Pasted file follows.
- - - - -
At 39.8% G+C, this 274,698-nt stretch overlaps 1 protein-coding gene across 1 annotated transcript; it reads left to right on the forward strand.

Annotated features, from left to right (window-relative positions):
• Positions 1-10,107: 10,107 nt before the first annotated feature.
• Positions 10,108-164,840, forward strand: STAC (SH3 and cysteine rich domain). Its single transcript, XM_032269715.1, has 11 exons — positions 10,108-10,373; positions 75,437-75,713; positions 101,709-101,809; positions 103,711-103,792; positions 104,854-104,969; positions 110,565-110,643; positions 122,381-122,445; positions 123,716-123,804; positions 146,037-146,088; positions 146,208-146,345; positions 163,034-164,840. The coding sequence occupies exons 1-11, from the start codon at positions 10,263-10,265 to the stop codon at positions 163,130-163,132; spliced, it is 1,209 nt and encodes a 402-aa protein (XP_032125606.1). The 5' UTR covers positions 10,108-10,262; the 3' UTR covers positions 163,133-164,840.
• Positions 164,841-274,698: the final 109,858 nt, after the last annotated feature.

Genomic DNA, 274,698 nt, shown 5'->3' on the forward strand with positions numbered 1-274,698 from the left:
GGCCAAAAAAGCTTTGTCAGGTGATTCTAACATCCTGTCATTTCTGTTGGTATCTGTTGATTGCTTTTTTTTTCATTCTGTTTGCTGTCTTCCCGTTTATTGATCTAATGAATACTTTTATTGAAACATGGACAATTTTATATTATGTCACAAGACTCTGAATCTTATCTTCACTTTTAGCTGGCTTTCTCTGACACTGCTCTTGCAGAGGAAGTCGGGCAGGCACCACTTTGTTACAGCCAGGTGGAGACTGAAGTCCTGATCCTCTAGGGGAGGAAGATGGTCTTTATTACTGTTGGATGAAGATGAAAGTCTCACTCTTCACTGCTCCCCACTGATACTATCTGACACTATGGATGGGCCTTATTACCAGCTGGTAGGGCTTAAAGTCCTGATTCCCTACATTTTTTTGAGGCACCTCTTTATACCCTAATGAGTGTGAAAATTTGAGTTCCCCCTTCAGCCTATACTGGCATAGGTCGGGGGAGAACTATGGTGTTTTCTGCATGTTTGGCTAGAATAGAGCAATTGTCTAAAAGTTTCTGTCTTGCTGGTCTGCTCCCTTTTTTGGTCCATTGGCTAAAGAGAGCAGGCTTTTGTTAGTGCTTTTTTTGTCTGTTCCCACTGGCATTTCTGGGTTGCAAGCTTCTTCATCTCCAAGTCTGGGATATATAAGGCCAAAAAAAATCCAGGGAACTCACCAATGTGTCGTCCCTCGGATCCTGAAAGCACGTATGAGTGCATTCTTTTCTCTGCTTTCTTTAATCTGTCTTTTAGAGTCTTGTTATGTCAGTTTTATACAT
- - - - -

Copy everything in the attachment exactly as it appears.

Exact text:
At 39.8% G+C, this 274,698-nt stretch overlaps 1 protein-coding gene across 1 annotated transcript; it reads left to right on the forward strand.

Annotated features, from left to right (window-relative positions):
• Positions 1-10,107: 10,107 nt before the first annotated feature.
• Positions 10,108-164,840, forward strand: STAC (SH3 and cysteine rich domain). Its single transcript, XM_032269715.1, has 11 exons — positions 10,108-10,373; positions 75,437-75,713; positions 101,709-101,809; positions 103,711-103,792; positions 104,854-104,969; positions 110,565-110,643; positions 122,381-122,445; positions 123,716-123,804; positions 146,037-146,088; positions 146,208-146,345; positions 163,034-164,840. The coding sequence occupies exons 1-11, from the start codon at positions 10,263-10,265 to the stop codon at positions 163,130-163,132; spliced, it is 1,209 nt and encodes a 402-aa protein (XP_032125606.1). The 5' UTR covers positions 10,108-10,262; the 3' UTR covers positions 163,133-164,840.
• Positions 164,841-274,698: the final 109,858 nt, after the last annotated feature.

Genomic DNA, 274,698 nt, shown 5'->3' on the forward strand with positions numbered 1-274,698 from the left:
GGCCAAAAAAGCTTTGTCAGGTGATTCTAACATCCTGTCATTTCTGTTGGTATCTGTTGATTGCTTTTTTTTTCATTCTGTTTGCTGTCTTCCCGTTTATTGATCTAATGAATACTTTTATTGAAACATGGACAATTTTATATTATGTCACAAGACTCTGAATCTTATCTTCACTTTTAGCTGGCTTTCTCTGACACTGCTCTTGCAGAGGAAGTCGGGCAGGCACCACTTTGTTACAGCCAGGTGGAGACTGAAGTCCTGATCCTCTAGGGGAGGAAGATGGTCTTTATTACTGTTGGATGAAGATGAAAGTCTCACTCTTCACTGCTCCCCACTGATACTATCTGACACTATGGATGGGCCTTATTACCAGCTGGTAGGGCTTAAAGTCCTGATTCCCTACATTTTTTTGAGGCACCTCTTTATACCCTAATGAGTGTGAAAATTTGAGTTCCCCCTTCAGCCTATACTGGCATAGGTCGGGGGAGAACTATGGTGTTTTCTGCATGTTTGGCTAGAATAGAGCAATTGTCTAAAAGTTTCTGTCTTGCTGGTCTGCTCCCTTTTTTGGTCCATTGGCTAAAGAGAGCAGGCTTTTGTTAGTGCTTTTTTTGTCTGTTCCCACTGGCATTTCTGGGTTGCAAGCTTCTTCATCTCCAAGTCTGGGATATATAAGGCCAAAAAAAATCCAGGGAACTCACCAATGTGTCGTCCCTCGGATCCTGAAAGCACGTATGAGTGCATTCTTTTCTCTGCTTTCTTTAATCTGTCTTTTAGAGTCTTGTTATGTCAGTTTTATACAT